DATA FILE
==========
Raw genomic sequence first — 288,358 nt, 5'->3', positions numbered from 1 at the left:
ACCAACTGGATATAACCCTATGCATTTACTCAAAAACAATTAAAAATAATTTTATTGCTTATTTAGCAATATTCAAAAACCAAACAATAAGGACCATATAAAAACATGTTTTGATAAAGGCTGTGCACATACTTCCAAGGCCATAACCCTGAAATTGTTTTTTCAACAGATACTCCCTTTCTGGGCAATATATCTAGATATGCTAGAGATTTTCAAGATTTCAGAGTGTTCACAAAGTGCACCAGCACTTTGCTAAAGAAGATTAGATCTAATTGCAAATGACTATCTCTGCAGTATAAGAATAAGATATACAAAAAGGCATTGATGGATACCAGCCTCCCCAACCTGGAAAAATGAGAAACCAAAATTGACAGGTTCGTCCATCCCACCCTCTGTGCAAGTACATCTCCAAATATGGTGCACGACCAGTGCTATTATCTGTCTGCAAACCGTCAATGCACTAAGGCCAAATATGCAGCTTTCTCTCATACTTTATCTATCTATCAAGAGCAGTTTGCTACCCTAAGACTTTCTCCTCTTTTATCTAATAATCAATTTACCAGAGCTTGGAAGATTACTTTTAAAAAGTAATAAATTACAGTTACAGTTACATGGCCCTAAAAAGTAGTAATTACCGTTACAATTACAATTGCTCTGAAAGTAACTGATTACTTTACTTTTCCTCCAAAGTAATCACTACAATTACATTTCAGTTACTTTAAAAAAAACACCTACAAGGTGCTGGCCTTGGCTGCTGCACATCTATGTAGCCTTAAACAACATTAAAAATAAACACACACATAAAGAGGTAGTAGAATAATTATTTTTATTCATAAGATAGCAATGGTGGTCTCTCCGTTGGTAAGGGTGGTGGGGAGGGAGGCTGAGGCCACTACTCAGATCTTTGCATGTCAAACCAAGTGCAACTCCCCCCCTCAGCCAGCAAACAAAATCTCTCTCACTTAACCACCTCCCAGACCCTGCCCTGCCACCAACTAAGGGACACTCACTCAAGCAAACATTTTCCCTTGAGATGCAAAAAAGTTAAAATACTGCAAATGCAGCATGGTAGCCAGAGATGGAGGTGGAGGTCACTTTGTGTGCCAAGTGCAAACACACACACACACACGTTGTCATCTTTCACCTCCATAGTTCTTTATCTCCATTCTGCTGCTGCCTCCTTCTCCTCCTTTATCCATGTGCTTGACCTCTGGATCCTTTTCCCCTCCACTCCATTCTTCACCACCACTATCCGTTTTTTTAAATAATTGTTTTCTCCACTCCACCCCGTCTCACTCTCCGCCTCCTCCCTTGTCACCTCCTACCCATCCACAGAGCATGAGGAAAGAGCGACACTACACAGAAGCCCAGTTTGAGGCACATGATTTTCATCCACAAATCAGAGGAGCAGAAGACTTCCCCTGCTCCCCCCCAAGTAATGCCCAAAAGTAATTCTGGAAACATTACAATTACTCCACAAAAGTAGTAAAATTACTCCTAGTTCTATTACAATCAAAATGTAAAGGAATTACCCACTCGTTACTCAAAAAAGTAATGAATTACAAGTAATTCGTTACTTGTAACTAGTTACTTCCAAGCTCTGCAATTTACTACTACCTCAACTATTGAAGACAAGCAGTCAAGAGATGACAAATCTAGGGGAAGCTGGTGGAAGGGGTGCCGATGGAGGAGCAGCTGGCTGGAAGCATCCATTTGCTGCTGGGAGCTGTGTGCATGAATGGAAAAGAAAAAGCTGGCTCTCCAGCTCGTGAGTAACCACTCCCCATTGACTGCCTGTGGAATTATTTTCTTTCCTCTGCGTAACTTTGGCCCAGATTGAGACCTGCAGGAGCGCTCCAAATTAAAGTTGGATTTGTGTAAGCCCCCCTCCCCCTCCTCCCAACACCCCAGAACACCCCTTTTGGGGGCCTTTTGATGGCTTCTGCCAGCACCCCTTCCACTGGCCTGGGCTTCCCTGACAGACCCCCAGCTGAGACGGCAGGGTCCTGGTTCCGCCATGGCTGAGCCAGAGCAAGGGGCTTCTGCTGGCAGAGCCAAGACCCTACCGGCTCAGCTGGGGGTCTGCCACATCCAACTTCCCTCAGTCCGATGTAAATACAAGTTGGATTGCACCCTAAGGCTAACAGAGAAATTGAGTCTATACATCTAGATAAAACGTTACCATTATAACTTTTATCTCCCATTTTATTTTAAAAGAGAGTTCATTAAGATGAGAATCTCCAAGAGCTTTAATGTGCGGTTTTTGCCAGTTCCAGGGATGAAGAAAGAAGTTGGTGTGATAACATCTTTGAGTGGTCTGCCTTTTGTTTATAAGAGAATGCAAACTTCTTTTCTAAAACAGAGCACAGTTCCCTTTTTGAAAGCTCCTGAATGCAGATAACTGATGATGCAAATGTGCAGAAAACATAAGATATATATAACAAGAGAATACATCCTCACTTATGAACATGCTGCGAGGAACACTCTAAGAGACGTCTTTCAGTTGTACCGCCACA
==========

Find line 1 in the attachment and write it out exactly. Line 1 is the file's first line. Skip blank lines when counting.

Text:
Raw genomic sequence first — 288,358 nt, 5'->3', positions numbered from 1 at the left: